• Change.org began as a online community that enabled people to network and organize around social causes. The purpose of the website is to have users donate money and get involved. Their site would not even be possible today without strategy and planning. On the site and thru distribution channels.
  • 1,388% increase in engagement over a year. Source: http://www.maxgladwell.com/2008/12/changeorgs-content-strategy-success/
  • 1,388% increase in engagement over a year. Source: http://www.maxgladwell.com/2008/12/changeorgs-content-strategy-success/
  • Content Strategy: It's Not All Greek

    1. 1. Content Strategy: It’s not all Greek.
    2. 2. Remember the interactive olden days?
    3. 3. Remember the interactive olden days?
    4. 4. Remember the interactive olden days?
    5. 5. Remember the interactive olden days?
    6. 6. Remember the interactive olden days?
    7. 7. And what we were designing?
    8. 8. And what we were designing?
    9. 9. And what we were designing?
    10. 10. And what we were designing?
    11. 11. And what we were designing?
    12. 12. Soon, we realized something: People can read. And they want to read all the time, especially online.
    13. 18. We must meet this demand for information with great content strategy, or we may as well set up shop in Second Life.
    14. 19. And Nobody’s In Second Life. (apologies to any Second Lifers)
    15. 20. Content Strategy: Organizing and planning communication to meet specific objectives. <ul><li>Brand and business objectives </li></ul><ul><li>User desires and needs </li></ul><ul><li>Sales and marketing objectives </li></ul><ul><li>Technology and other objectives </li></ul>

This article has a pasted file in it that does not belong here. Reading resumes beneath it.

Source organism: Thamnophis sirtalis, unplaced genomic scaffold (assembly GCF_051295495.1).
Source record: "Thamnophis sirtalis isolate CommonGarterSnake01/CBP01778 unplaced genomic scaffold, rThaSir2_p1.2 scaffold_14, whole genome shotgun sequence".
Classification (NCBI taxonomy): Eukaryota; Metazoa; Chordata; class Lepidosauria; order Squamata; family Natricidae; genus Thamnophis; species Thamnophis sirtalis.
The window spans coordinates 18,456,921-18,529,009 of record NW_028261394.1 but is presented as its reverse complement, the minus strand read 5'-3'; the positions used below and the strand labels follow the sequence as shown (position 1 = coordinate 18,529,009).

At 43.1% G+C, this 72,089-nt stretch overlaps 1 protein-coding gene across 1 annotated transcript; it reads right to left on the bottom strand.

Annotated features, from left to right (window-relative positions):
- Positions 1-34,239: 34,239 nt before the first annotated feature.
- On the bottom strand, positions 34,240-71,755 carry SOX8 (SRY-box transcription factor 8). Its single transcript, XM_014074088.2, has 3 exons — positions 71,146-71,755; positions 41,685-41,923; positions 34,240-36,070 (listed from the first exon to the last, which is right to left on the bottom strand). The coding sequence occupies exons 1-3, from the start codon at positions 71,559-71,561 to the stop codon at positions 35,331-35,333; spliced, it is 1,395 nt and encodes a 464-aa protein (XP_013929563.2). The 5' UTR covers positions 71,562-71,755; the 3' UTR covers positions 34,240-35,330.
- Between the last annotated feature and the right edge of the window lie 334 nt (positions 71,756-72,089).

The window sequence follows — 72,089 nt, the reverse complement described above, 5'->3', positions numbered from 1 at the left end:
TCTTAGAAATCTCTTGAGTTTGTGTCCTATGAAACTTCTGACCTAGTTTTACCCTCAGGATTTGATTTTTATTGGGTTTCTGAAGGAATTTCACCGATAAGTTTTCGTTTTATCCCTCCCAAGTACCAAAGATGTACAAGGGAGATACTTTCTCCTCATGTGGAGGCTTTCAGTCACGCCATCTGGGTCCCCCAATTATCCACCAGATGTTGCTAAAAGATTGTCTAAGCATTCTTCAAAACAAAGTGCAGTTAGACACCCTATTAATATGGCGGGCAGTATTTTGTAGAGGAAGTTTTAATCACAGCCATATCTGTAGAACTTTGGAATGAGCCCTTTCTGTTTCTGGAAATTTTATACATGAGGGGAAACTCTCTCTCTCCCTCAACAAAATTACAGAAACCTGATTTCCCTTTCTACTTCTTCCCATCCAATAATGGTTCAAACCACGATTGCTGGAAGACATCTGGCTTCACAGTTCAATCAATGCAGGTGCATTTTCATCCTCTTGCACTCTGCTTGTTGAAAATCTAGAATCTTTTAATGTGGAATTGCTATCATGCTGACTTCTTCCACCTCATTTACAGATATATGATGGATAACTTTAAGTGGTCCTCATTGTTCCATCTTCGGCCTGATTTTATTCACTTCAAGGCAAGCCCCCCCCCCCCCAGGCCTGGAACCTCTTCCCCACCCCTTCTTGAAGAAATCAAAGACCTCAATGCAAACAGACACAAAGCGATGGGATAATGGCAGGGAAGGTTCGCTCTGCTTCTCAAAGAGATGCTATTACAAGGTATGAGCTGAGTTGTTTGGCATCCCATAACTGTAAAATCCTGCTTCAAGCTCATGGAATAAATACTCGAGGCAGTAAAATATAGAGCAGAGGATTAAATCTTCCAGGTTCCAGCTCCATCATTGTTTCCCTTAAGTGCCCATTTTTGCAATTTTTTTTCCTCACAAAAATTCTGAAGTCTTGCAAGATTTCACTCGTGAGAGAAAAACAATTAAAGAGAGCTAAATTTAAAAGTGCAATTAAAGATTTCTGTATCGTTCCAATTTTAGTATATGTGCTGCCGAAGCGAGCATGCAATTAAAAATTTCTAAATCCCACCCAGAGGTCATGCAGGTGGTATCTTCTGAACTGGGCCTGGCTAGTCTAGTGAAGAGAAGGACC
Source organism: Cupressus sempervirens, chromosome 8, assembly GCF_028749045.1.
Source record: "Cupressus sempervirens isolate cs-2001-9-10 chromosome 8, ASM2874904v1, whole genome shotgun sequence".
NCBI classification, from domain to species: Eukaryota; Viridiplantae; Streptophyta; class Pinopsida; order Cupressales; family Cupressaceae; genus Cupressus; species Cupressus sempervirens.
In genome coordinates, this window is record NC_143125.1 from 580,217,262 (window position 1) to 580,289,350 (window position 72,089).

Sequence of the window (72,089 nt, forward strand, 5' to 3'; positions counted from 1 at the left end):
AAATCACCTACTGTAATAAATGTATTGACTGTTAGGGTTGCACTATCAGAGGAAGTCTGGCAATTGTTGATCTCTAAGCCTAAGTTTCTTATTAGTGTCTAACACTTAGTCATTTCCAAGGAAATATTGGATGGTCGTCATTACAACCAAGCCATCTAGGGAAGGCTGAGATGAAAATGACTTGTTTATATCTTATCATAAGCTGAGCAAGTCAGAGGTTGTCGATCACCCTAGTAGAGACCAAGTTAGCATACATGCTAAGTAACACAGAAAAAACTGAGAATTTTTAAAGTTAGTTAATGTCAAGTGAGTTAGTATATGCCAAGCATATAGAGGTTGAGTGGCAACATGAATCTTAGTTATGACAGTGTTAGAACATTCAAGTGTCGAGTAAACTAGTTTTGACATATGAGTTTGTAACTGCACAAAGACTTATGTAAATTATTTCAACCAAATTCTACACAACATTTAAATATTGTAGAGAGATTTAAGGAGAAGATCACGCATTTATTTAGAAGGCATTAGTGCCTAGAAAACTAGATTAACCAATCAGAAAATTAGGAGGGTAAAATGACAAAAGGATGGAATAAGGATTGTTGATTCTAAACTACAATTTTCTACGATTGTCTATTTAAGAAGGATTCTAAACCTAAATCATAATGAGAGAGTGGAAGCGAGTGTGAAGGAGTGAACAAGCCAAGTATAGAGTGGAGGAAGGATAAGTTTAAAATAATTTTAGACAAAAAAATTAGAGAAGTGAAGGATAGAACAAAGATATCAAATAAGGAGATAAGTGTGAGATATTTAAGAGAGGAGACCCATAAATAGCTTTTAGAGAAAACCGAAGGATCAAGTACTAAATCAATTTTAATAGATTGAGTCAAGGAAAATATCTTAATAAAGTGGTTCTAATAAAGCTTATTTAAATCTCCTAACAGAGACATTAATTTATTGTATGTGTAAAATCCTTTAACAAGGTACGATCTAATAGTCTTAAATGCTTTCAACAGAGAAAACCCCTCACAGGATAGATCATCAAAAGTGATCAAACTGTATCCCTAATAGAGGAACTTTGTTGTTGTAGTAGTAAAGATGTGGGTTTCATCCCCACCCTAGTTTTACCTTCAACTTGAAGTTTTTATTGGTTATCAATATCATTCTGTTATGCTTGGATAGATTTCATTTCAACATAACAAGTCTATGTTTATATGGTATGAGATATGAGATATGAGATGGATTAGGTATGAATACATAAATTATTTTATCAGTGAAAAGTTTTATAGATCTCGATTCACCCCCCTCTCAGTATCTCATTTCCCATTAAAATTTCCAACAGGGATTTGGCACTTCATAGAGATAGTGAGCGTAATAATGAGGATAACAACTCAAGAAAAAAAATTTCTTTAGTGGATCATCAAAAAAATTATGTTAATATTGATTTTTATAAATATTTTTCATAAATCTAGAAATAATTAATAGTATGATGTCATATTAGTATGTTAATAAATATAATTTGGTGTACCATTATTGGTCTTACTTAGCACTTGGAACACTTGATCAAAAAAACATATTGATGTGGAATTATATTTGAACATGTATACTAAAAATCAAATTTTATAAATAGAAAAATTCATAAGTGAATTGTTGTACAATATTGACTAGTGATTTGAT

16. 21. Content Strategy is a differentiator. But not for long. Just like that “fad” usability, CS is not an added value – it’s a requirement.
    17. 22. Content Strategy is absolutely essential for: <ul><li>Interface planning </li></ul><ul><li>Social media plans </li></ul><ul><li>Blogging plans </li></ul><ul><li>Ongoing website management </li></ul>
    18. 23. Content Delay Syndrome: When you push copywriting, imagery and video to the very end of a project as executables rather than strategically planned interface elements.
    19. 24. Content Delay Syndrome:
    20. 25. Website Bolt-On Syndrome: When websites are hastily developed before thoughtful planning can occur, rendering future content and functionality homeless. Also happens when websites are developed from the “bottom up.”
    21. 27. The effects of CDS and WBOS:
    22. 28. The effects of CDS and WBOS:
    23. 29. Cure for a variety of web ills! Your content strategy should include, at the least: <ul><li>Specific content identified to address business, user and development needs </li></ul><ul><li>Meta data/SEO keywords </li></ul><ul><li>Content channel distribution </li></ul><ul><li>Ongoing editorial plan </li></ul>
    24. 30. CS is also good for your: <ul><li>Client </li></ul><ul><li>Project team </li></ul><ul><li>Brand </li></ul><ul><li>Marketers </li></ul><ul><li>End users </li></ul><ul><li>Sanity </li></ul>
    25. 31. What a CS looks like
    26. 32. What a CS looks like
    27. 33. What a CS looks like
    28. 34. What a CS looks like
    29. 35. What a CS looks like in action
    30. 36. What a CS looks like in action
    31. 37. Results: <ul><li>Increased engagement </li></ul><ul><li>Better experience </li></ul><ul><li>Increased traffic (possibly due to change.gov) </li></ul>
    32. 38. Results: <ul><li>Increased engagement </li></ul><ul><li>Better experience </li></ul><ul><li>Increased traffic (possibly due to change.gov) </li></ul>
    33. 39. To sum it up: Great user experiences take careful cross-functional planning – don’t let half-assed content tear down the rest of your project. Make great content a priority, and you’ll create something that actually matters.
    34. 40. Discussion
    35. 41. Thank You. Gretchen Thomas [email_address] http://www.linkedin.com/in/gretchenthomas414